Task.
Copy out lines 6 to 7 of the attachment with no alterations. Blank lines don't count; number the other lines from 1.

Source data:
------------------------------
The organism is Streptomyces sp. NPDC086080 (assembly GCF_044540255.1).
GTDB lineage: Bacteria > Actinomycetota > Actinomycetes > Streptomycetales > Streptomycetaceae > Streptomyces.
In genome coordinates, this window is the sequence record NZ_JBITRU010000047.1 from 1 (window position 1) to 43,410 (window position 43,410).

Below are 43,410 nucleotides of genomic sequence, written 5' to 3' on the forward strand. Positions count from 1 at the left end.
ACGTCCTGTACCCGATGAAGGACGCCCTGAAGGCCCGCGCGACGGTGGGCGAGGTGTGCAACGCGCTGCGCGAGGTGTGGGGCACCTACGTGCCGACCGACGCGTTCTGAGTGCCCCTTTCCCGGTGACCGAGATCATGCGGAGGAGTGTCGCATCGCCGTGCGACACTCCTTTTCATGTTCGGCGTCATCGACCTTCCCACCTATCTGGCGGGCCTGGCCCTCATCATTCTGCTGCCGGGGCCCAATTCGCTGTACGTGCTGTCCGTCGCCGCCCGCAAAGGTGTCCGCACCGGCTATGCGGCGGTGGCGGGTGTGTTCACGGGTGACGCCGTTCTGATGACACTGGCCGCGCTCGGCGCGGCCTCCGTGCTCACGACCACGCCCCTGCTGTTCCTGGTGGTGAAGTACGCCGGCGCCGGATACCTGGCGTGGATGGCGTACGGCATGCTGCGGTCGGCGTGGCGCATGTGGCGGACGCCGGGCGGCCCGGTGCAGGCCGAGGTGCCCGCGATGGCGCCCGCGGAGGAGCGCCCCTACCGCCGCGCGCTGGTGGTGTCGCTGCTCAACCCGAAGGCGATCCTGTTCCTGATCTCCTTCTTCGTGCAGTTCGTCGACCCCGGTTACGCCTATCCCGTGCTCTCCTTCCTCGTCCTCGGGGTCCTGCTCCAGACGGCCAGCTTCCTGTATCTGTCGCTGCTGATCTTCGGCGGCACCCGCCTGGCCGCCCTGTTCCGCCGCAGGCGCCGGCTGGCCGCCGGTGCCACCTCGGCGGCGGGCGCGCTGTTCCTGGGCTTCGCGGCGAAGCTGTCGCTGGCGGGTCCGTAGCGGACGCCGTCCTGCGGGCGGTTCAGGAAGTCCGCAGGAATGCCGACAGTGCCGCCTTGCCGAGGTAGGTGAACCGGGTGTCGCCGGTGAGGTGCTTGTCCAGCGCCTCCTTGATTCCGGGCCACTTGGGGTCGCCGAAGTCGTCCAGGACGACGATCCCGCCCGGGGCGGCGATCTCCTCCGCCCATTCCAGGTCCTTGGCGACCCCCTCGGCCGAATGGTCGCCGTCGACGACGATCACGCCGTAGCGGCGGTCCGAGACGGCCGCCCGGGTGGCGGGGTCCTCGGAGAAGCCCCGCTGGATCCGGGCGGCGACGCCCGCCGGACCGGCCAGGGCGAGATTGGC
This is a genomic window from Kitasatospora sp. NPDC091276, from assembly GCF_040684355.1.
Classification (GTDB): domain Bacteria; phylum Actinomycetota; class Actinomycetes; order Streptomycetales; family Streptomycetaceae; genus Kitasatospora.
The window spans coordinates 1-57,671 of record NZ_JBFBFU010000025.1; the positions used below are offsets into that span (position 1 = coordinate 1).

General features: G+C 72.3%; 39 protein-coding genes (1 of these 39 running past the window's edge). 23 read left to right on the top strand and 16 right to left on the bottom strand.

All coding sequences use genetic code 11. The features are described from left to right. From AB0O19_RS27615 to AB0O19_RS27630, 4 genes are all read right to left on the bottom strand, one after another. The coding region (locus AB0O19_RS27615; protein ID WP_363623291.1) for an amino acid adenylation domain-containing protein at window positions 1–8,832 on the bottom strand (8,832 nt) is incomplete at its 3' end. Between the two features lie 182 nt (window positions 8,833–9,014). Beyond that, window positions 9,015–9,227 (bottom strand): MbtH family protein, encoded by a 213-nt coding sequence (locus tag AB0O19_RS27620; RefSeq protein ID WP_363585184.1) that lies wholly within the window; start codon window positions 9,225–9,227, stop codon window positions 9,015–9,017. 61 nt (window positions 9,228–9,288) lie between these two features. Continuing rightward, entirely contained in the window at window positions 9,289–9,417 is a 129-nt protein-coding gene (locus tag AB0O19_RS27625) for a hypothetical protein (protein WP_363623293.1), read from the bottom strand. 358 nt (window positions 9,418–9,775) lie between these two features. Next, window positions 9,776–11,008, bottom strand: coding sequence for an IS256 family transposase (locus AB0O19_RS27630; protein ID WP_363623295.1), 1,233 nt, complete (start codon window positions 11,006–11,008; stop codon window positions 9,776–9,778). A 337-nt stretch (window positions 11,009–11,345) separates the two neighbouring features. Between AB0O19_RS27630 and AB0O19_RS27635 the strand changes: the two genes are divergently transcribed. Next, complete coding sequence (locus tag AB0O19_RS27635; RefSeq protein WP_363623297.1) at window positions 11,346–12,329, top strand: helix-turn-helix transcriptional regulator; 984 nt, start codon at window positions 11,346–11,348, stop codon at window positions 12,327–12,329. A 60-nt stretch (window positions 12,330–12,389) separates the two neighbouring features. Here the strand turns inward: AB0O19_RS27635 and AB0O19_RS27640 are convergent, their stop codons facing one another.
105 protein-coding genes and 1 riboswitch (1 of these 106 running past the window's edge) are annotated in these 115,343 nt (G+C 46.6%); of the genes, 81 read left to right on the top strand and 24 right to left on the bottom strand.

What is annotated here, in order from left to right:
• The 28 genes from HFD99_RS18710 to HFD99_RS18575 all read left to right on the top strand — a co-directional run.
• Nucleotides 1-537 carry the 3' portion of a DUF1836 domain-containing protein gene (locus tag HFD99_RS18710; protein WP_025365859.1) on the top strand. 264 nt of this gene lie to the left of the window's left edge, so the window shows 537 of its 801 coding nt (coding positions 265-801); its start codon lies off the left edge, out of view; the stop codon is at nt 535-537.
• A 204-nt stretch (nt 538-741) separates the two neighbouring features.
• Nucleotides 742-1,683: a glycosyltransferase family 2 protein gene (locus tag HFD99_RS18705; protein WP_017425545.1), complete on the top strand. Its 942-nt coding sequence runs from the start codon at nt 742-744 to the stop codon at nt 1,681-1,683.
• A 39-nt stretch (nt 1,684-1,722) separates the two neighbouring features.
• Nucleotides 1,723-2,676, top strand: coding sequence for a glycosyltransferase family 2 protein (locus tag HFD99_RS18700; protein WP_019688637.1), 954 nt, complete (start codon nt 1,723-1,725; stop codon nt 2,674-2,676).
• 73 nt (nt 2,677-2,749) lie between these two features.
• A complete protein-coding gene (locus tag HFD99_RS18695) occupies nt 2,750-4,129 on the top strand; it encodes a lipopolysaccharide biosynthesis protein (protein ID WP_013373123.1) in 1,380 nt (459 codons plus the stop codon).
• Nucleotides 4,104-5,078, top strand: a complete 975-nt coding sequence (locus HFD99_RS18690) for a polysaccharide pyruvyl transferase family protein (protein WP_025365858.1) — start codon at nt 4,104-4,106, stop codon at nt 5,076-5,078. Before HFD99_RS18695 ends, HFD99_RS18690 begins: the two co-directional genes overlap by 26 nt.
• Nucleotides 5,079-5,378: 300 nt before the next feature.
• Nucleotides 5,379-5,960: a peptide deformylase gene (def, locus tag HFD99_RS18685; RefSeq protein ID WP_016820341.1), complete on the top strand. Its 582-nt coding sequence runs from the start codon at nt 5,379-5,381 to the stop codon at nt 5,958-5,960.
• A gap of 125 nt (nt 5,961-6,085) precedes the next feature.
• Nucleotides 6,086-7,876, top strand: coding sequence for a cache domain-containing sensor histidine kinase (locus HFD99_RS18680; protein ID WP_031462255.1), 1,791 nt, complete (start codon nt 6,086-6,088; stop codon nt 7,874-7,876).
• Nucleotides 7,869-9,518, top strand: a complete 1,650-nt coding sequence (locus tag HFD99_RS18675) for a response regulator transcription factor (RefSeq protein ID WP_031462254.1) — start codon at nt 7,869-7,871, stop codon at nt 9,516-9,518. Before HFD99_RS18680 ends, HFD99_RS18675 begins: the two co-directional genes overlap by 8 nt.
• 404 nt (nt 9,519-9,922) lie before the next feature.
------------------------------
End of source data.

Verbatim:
This is a genomic window from Kitasatospora sp. NPDC091276, from assembly GCF_040684355.1.
Classification (GTDB): domain Bacteria; phylum Actinomycetota; class Actinomycetes; order Streptomycetales; family Streptomycetaceae; genus Kitasatospora.